“Have yourself a sexist little Christmas,” sings Amazon

Sexist ChristmasChristmas is in full bloom. Where I live here in Southern California, there’s no shortage of diverse Christmas décor. You can’t drive anywhere without passing houses festooned with obnoxiously mismatched light color schemas (makes you look back on the 80’s neon craze as “not that bad after all”) and giant-sized lawn inflatables of every animal that ever walked the earth – with Santa. People here find the need to decorate everything. Cars disguised as reindeer (like we don’t know that’s really a car) transport lush green fir trees that will be fire hazards by Christmas. The only type of flakes that are swirling around in the air are ash from all the fires raging all over Southern California.

It’s not exactly a winter wonderland.

What I find most annoying, though, are the retailers and the sexism they exhibit in their ads targeting parents of teenagers. In trying to get a better idea of gifts for my 13-year old, Margaret, I Googled “gifts for 13-year old kids.” At the top of the list of results was an ad from Amazon for best sellers. I clicked on it and it brought me to a list of gift ideas for 13-year old boys on Amazon.

At the top was a bestselling book called Manual to Manhood. Nope, not for Margaret. The second was a 3D strategy board game. Yup, Margaret would love this. Third on the list was an infrared laser tag game. Yup. National Geographic science kit. Yup. Mr. Root Beer Home Brewing Root Beer Kit. Unknown. 7 Habits of Highly Effective Teens. Yup. A ball game sports set. Maybe. And more science-Y stuff. Yup, yup, yup.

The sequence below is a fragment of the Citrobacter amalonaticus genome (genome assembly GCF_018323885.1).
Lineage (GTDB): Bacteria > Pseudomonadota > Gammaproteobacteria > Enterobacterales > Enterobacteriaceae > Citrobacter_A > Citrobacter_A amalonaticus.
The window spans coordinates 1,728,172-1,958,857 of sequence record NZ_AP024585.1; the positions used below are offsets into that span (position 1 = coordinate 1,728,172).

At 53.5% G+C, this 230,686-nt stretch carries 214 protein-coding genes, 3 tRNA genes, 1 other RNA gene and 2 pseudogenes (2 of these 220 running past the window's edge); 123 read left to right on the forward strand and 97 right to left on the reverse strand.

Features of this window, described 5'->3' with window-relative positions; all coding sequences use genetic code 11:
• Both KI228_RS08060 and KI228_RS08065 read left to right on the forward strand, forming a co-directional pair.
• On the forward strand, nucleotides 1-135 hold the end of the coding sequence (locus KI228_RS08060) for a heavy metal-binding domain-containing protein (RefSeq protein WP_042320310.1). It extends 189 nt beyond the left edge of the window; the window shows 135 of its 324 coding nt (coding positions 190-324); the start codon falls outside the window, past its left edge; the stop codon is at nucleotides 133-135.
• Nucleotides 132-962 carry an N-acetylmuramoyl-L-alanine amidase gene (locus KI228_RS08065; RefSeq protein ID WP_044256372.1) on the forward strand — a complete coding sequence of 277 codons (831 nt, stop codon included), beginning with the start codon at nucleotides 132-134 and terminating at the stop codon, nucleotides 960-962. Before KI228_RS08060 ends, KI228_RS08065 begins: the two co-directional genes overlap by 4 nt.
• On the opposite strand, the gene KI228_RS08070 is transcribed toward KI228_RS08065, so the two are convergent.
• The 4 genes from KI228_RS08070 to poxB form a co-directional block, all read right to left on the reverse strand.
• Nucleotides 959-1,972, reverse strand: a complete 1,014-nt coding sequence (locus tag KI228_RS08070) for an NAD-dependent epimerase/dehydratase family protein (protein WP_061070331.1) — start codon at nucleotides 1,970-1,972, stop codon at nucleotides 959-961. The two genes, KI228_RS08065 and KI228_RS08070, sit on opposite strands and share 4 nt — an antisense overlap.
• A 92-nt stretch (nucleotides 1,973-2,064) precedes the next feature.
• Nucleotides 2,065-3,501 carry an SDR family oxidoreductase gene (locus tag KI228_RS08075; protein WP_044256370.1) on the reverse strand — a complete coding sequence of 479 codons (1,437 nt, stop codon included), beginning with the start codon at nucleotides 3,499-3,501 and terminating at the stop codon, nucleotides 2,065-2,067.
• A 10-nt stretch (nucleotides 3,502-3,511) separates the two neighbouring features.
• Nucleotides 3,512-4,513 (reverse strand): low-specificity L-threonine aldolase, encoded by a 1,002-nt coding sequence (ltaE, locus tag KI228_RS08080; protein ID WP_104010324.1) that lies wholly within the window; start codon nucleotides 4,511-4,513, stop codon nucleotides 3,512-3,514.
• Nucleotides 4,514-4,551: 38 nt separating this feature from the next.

Out of curiosity, I changed my search on Amazon to “gift ideas for 13-year old girls” not at all thinking there would be much of a difference.

I couldn’t have been more wrong. I was horrified.

The first-page list results were completely different.

Outside of a 3D puzzle that looks like an elephant and a National Geographic science kit, the list was comprised of glitter nail art, LED lighting gloves, a purse, a sing or shout song game, a princess castle, a watercolor paint set of an aquarium, a jewelry box, and a pink frisbee ring.

No books or manuals on maturing into adulthood or how to become a successful business person. No ball game or sports sets. No brewing kits. And only 1 science kit.

I’m not someone who believes that boys and girls have the same interests. I have friends with fraternal boy/girl twins who have watched their kids grow up in the same environment but who have naturally gravitated toward some more gender-based interests.

In addition, as an experienced marketing professional with an MBA who has taught business and management courses at the college level for over 7 years, I completely understand and appreciate results-driven marketing. But I find it unjustified for retailers to push gender-based gifts the way they do. Yes, I understand they’ve invested in market research that “justifies” these tactics. But I don’t buy it (pun intended) for one moment. Here’s why:

STEM: Slightly more than 50% of women earn bachelor degrees in science and engineering fields. This proves there is just as much interest in STEM on behalf of females as males.

Sports: Though statistics suggest girls drop out of sports at an alarmingly high rate by the time they reach age 14, it doesn’t mean they aren’t still interested in sports as a leisure activity. Over 50% of girls participate in sports from age 5 to fifteen compared to 62% of boys. Not significantly more.

Business: Women are making leaps and bounds as entrepreneurs and expanding their roles in industry.

So here’s my message to retailers: Fire your market research firms. Make 2018 the year that you start to invest in teenage girls because of who they are today and their wildly profitable potential tomorrow.


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